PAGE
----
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The U.S. Preventive Services Task Force (USPSTF) today released new recommendations for breast cancer screening.
The USPSTF recommends against routine screening mammography for women
age 40 to 49 years and encourages women to speak with their doctors
about their risk for breast cancer as well as the potential benefits and
harms of mammography.
Women aged 50 to 74 years should have mammography every two years.
The USPSTF reports that more evidence is needed to recommend for or
against screening mammography after age 74 years.
The complete guidelines, to be published in the Nov. 17 issue of the Annals of Internal Medicine, will be available online at www.annals.org.
Dana-Farber Cancer Institute breast cancer and prevention experts
feel it is important that women recognize that while mammography is not
perfect, it is the best breast cancer screening tool currently
available. Women are encouraged to speak with their primary care
providers to discuss their health history and their risk for breast
"There is no controversy over the fact that mammograms reduce breast
cancer deaths, but there has been ongoing concern about how mammograms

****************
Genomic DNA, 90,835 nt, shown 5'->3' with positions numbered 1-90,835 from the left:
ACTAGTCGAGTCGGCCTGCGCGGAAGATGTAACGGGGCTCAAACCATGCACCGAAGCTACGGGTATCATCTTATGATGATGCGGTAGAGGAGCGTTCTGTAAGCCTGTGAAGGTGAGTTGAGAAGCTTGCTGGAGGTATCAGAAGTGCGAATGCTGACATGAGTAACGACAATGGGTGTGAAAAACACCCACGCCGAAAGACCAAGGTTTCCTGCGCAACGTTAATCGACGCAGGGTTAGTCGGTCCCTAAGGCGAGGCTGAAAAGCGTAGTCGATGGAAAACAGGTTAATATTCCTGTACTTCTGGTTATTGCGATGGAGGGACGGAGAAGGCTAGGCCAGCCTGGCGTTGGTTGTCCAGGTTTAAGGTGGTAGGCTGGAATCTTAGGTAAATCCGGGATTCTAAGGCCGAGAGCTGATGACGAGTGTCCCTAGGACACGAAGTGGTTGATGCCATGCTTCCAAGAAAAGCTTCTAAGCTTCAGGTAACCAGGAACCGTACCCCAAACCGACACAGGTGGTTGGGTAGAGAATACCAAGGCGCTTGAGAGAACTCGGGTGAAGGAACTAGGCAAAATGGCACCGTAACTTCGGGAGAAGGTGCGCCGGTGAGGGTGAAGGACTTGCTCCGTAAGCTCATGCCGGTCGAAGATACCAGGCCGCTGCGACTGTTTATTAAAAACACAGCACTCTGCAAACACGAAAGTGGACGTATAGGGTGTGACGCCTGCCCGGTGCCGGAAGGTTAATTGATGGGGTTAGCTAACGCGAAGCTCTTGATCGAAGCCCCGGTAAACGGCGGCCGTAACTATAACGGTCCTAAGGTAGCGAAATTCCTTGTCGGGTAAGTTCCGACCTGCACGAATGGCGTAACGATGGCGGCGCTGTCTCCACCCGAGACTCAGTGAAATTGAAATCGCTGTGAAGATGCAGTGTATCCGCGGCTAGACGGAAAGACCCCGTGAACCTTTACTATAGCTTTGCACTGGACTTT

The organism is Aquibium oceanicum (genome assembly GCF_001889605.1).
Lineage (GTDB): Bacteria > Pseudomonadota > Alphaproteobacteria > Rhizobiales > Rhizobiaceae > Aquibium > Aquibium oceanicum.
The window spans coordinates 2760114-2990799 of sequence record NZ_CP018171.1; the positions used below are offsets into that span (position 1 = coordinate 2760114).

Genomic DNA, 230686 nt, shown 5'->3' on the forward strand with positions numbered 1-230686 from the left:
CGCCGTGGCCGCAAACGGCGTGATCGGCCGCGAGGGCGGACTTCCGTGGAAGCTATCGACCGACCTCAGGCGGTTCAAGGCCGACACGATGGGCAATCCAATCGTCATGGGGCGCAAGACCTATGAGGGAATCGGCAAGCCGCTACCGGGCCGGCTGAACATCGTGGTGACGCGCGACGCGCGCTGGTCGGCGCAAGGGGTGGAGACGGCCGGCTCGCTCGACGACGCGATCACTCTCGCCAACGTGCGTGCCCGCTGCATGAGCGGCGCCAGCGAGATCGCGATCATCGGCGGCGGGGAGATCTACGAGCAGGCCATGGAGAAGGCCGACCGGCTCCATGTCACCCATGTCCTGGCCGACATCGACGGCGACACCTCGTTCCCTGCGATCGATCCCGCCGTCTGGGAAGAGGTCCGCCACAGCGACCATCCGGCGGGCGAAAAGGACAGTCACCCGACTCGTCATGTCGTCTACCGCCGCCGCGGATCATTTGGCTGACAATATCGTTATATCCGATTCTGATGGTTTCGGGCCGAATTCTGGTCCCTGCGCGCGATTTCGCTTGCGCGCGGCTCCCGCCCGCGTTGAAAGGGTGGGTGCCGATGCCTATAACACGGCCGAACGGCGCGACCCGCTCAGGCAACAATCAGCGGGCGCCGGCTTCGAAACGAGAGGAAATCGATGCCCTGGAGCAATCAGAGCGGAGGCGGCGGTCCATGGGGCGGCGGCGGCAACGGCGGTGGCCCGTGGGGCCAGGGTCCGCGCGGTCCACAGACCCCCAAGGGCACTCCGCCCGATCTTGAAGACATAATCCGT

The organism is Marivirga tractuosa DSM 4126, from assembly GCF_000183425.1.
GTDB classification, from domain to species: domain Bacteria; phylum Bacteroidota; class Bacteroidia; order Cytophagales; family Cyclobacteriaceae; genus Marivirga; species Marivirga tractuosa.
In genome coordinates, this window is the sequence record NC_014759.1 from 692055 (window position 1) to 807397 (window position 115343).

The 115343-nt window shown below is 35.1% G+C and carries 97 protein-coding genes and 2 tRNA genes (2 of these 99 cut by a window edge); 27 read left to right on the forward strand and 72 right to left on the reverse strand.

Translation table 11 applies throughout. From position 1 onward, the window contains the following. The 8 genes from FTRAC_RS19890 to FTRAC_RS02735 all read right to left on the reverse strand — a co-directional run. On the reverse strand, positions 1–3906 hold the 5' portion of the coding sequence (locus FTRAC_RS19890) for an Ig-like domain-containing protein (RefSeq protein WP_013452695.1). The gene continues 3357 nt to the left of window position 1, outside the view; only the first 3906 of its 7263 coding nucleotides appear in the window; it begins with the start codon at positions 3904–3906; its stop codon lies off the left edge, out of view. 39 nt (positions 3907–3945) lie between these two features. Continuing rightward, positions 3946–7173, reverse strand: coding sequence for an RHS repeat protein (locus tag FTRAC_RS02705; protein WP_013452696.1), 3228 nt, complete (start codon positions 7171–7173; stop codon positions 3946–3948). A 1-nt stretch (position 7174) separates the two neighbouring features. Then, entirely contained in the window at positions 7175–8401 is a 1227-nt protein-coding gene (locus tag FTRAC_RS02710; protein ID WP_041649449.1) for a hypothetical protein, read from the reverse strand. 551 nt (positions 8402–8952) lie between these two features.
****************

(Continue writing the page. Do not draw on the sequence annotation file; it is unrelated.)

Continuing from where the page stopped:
should be best used," said Judy Garber, MD, MPH, a breast oncologist and
director of the cancer risk and prevention clinic at Dana-Farber Cancer
Judy Garber, MD, MPH
"These new guidelines will force many groups to reevaluate their
recommendations, but we certainly don't want women and their physicians
to abandon mammography, which is an imperfect tool, but is the best
method we currently have to screen women at average risk of breast
Eric Winer, MD, director of the breast oncology center at
Dana-Farber, added that greater focus needs to be placed on ensuring
better access to the test.
"A major concern is that fully a third of women do not undergo any
form of mammographic screening. We need to work to make sure that all
women have access to mammography and take advantage of the benefits
associated with screening."
The USPSTF is an independent panel of private-sector experts in
prevention and primary care. It was first convened by the U.S. Public
Health Service in 1984, and since 1998 it has been sponsored by the
Agency for Healthcare Research and Quality. The USPSTF's mission is to
evaluate the benefits of individual services based on age, gender, and
risk factors for disease; make recommendations about which preventive
services should be incorporated routinely into primary medical care and
for which populations; and identify a research agenda for clinical
Dana-Farber Cancer Institute (www.dana-farber.org)
is a principal teaching affiliate of the Harvard Medical School and is
among the leading cancer research and care centers in the United States.
It is a founding member of the Dana-Farber/Harvard Cancer Center
(DF/HCC), designated a comprehensive cancer center by the National
Cancer Institute. It is the top ranked cancer center in New England,
according to U.S. News & World Report, and one of the
largest recipients among independent hospitals of National Cancer
Institute and National Institutes of Health grant funding